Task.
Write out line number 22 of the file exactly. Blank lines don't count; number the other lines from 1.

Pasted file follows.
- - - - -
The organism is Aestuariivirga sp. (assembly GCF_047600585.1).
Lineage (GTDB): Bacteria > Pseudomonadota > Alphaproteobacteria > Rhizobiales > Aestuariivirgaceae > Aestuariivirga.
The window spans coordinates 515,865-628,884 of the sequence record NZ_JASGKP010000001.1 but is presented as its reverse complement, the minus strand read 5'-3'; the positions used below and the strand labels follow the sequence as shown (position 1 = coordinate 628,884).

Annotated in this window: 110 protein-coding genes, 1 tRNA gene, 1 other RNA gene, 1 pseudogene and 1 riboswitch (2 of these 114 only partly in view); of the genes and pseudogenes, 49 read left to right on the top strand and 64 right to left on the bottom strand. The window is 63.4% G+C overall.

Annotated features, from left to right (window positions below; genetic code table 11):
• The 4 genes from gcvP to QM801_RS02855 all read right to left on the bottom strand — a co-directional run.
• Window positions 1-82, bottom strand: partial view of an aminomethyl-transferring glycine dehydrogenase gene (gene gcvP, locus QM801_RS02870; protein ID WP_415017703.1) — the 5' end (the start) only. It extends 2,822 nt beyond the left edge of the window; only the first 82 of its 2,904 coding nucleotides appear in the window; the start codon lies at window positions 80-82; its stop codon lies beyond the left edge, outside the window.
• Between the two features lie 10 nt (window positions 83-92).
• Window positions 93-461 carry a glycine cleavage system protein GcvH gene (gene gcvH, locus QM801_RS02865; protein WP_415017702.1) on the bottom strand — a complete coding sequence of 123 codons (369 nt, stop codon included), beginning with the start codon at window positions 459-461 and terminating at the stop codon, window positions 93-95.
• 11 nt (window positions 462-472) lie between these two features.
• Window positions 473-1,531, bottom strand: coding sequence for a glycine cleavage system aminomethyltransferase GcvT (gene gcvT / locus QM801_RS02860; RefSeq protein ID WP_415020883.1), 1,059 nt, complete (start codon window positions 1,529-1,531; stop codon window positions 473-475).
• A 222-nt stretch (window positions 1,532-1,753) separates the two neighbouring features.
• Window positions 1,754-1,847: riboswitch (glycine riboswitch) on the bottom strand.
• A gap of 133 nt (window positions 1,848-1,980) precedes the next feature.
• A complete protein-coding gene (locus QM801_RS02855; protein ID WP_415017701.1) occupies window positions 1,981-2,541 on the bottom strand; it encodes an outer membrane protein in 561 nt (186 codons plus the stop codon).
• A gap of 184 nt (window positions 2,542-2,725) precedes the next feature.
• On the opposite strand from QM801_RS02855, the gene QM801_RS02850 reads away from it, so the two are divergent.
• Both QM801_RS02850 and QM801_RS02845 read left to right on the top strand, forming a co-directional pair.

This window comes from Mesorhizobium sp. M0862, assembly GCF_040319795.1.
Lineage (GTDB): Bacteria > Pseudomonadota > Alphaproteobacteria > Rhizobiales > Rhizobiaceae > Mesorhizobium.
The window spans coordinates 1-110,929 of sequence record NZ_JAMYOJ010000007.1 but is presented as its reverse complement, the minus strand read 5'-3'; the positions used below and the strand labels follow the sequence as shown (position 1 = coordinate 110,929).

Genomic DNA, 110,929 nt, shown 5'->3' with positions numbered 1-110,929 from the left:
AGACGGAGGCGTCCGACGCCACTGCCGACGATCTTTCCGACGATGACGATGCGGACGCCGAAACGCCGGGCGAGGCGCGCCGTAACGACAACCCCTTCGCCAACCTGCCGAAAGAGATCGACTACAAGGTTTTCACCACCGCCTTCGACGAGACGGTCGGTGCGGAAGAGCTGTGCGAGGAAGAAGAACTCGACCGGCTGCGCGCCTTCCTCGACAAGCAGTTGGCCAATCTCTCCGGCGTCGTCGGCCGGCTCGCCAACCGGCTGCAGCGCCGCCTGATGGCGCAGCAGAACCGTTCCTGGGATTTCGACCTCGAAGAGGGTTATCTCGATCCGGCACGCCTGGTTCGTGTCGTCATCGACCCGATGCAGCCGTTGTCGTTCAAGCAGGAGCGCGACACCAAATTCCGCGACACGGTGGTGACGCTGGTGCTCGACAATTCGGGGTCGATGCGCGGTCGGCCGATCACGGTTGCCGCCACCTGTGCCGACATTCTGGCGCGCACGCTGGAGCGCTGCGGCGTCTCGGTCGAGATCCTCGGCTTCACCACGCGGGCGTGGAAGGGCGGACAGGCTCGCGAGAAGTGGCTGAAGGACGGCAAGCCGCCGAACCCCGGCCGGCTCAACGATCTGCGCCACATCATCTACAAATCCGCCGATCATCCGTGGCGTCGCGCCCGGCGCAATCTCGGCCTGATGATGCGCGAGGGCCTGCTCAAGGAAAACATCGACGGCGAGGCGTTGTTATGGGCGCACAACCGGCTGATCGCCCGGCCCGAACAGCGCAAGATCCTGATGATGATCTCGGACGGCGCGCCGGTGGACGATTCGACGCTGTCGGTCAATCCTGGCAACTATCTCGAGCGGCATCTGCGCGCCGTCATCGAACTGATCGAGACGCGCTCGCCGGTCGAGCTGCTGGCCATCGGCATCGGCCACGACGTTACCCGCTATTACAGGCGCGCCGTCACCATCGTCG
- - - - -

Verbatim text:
Genomic DNA, 110,929 nt, shown 5'->3' with positions numbered 1-110,929 from the left: